The project team intends to involve additional manufacturers and schools throughout the region to expand the Manufacturing, Measuring and Math project’s reach. Ultimately, the team wishes to increase connectivity between schools and companies and expand the awareness of career pathways within the industry.
Student's dream of being aircraft electrician takes flight Beechum benefits from SJR State's partnership with Fleet Readiness.
ORANGE PARK – Shannon Beechum's interest in airplanes and how they work inspired her dream of joining the Navy and becoming an aircraft electrician.
Although she didn't enlist in the Navy, Beechum, 19, is still living her dream of becoming an aircraft electrician via a partnership between St. Johns River State College and Fleet Readiness Center Southeast, a program that began a year ago as SJR State and FRCSE sought a means for training the artisans of the future.
Through this hands-on, paid training opportunity, students begin at a rate of $15.60 an hour and are guaranteed a federal job upon completion of the program. The apprentices are prepared for trade jobs such as electronics mechanic, machinist, sheet metal mechanic, painting and aircraft mechanic.
"I'm doing exactly what I wanted to do," said Beechum. "And I'm getting paid to go to school. It's unbelievable. It's a blessing."
Beechum attends classes at the Orange Park campus, and although the course content is challenging and keeps her quite busy, she remains thrilled about her career path and is grateful for the program's exceptional instructors as well as the tremendous support from her classmates. Beechum said that working together on the material with her classmates makes all the difference for her.
Another plus for Beechum is having daily, relatable conversations with her dad about the apprenticeship. Beechum's dad, Terry, retired from FRCSE after working for the company for nearly 40 years. He was the one who introduced his daughter to the apprenticeship. Beechum said it's hard to put into words what it means to her to be following in her dad's footsteps. "I can't even describe the level of joy I'm feeling doing something that I know my dad's so proud of," she said.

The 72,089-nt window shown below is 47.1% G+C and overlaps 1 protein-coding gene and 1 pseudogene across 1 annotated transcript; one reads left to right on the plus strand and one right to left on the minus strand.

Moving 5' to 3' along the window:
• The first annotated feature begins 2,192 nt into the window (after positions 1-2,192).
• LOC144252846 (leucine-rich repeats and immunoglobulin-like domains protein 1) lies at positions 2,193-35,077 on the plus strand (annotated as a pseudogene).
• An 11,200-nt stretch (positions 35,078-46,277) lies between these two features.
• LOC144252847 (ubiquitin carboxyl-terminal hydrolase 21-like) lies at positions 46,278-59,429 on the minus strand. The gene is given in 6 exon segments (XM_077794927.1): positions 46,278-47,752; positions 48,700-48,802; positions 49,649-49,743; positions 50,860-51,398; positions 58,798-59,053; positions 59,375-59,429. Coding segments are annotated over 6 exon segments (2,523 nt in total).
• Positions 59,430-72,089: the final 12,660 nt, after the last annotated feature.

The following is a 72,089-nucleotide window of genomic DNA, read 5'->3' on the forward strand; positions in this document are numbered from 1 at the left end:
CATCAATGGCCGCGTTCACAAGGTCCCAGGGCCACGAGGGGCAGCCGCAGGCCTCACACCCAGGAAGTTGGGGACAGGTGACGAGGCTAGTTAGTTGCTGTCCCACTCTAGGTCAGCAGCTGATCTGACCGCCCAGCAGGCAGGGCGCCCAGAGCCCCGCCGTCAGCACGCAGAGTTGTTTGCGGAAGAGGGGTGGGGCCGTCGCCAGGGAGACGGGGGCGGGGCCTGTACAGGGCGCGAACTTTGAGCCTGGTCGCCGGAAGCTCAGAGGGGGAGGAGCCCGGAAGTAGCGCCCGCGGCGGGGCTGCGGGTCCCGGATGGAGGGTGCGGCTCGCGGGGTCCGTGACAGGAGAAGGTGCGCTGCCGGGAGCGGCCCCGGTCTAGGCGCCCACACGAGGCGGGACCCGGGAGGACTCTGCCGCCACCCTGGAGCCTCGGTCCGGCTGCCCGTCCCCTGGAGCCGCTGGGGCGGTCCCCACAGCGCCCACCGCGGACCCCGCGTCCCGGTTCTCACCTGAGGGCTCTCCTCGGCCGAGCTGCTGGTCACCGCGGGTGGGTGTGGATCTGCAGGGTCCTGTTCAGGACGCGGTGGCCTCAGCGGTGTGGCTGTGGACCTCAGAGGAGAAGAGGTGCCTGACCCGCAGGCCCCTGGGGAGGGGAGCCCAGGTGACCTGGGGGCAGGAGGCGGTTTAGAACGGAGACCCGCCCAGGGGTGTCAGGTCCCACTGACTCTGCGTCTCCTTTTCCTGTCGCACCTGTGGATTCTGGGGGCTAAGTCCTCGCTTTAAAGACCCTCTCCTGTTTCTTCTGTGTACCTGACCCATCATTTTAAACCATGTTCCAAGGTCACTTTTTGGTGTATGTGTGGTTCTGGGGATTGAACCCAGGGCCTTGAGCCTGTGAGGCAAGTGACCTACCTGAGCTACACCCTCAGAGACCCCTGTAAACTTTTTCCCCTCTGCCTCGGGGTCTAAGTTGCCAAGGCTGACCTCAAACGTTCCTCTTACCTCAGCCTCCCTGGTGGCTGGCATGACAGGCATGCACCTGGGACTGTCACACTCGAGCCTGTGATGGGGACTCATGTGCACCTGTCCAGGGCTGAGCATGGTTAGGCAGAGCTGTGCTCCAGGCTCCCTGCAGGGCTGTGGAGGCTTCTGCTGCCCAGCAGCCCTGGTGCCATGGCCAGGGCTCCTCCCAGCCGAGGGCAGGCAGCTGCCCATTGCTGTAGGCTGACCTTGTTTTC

Beechum believes the apprenticeship program is also a wonderful opportunity for those not sure about their future. "I think it's great for people who aren't sure what they want to do in life, especially if the military was their intended route or they just have a simple interest in airplanes," she said. "You don't need any prior knowledge. You just submit an application, and they train you. It's definitely great for your future."
According to Anna Lebesch, Vice President of Talent Development at JAXUSA Partnership, "Advanced manufacturing, particularly in the area of aviation, is an industry that JAXUSA identified as one of our region's assets, needs and opportunities. Therefore, it is vital that we support new business and education partnerships, which strategically develop an ongoing talent pipeline. This program with FRCSE and SJR State is an excellent example of our region's employers, colleges and school districts working together to change the future of workforce development," Lebesch said.
For more information regarding the apprenticeship program, call FRCSE at (904) 790-7536 or email them at [email protected] For more information about additional engineering programs at SJR State, call 386-312-4232.
"This is where manufacturing is heading...what's better for my future than learning more about how equipment works."
Georgia Pacific employee and SJR State Associate of Science Engineering student
“I can't even describe the level of joy I’m feeling doing something that I know my dad’s so proud of."
Fleet Readiness/SJR State Apprenticeship Student
“This successful partnership is employer-driven and demonstrates how schools and industry can partner to help students learn more about the Career Pathways available to them after high school.”
Industry Manager, CareerSource Northeast Florida
"We are always looking to attract and retain great talent and are proud to push initiatives like Manufacturing Month to bring awareness to the high-demand, good-paying careers in manufacturing. We are preparing for the future by engaging with the workforce of tomorrow today.”
President, First Coast Manufacturers Association
"The future and the pace that technology is moving inspired me to make this move to be skilled, knowledgeable and prepared to succeed in the 21st century."